Direct Instruction is a model for teaching that emphasizes well-developed and carefully planned lessons designed around small learning increments and clearly defined and prescribed teaching tasks. It is based on the theory that clear instruction eliminating misinterpretations can greatly improve and accelerate learning. Basically, teachers are “directing” the instructional process or instruction is being “directed” at students.
A teaching method that assumes all students can be taught, all students can improve both academically and in terms of self-image, and that teachers succeed when they are supported with adequate training and materials is one that most people could get behind.
Specific teaching events occur in an informal presentation lesson. Teacher begins by telling students directly what they will be doing and why. Clearly stating the short-term lesson objective and the objective purpose. Teachers shows and explains the advance organizer. Teacher presents the lesson content using a subject matter outline/organizer, a variety of visual supports to help clarify info. Frequent checks for understanding. Teacher provides supervised practice with feedback for students before they work Teacher uses an evaluation following successful practice. Teacher ties together lesson with a closing. During the lesson. Use interest builders. Use active participation strategies (i.e. note taking- guides, partner talk, and so on. Provides students with supports and scaffolds as needed but withdraw these asap. Teachers generally use the informal presentation model to teach declarative info. Teach facts or knowledge about something. Factual info, principles, and concepts are examples of declarative knowledge.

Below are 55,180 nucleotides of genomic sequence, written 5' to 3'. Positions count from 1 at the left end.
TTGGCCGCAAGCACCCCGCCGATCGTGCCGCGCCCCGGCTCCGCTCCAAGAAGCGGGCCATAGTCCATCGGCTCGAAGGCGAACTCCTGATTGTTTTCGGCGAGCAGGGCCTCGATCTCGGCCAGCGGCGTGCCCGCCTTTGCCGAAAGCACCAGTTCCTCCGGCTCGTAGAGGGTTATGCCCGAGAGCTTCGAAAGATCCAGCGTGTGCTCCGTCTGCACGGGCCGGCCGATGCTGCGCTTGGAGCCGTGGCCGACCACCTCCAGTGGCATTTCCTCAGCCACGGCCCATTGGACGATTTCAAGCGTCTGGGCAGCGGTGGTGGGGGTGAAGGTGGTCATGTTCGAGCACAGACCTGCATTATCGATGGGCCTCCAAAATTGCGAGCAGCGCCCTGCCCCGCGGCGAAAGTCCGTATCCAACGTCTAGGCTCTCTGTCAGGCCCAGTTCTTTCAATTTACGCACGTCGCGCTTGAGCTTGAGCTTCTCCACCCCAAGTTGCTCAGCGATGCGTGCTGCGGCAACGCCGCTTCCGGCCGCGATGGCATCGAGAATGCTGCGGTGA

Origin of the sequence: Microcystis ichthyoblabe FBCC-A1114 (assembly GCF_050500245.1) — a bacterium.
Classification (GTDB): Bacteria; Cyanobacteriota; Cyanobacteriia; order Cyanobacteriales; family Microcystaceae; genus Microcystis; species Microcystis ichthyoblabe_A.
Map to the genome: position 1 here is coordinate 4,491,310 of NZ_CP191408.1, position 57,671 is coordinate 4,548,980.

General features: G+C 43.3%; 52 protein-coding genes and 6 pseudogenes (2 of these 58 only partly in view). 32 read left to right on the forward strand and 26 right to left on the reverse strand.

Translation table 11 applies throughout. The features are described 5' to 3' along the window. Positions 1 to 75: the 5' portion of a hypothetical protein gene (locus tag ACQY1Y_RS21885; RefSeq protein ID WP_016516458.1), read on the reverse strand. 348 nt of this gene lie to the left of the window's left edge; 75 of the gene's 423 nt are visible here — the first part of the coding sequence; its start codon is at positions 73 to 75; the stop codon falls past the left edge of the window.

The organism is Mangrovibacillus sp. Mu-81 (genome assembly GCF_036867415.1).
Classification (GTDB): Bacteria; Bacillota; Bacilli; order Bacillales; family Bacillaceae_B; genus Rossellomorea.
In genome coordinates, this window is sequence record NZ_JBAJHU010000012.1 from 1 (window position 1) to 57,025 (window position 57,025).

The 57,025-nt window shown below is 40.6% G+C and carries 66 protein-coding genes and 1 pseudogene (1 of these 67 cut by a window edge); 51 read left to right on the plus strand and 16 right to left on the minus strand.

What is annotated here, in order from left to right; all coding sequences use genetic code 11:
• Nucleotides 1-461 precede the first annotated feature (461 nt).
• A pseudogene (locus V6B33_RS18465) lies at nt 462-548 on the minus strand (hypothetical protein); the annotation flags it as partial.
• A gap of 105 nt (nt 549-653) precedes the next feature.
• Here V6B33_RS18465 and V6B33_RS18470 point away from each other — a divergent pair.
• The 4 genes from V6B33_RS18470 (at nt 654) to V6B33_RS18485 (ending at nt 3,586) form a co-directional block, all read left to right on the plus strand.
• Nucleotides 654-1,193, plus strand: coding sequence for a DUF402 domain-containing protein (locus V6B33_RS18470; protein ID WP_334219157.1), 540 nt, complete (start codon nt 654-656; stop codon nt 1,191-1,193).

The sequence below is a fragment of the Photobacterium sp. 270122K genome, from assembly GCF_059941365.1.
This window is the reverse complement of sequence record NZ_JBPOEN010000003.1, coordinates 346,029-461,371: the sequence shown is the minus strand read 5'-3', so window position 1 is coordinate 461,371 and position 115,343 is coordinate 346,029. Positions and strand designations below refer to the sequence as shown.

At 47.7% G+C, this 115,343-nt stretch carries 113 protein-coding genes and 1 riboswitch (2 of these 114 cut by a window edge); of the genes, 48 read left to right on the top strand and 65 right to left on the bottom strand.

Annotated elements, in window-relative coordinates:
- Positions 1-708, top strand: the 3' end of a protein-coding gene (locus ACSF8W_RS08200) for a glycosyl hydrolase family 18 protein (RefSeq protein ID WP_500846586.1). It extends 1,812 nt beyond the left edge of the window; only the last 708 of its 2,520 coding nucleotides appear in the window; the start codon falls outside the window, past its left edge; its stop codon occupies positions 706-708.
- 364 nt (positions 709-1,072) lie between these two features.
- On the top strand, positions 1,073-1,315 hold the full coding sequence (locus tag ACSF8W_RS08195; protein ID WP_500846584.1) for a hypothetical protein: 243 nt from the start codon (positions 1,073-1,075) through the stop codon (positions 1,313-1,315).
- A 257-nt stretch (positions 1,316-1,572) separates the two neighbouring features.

Price, K. M., & Nelson, K. L. (2018). Planning effective instruction: Diversity responsive methods and management (6th ed.)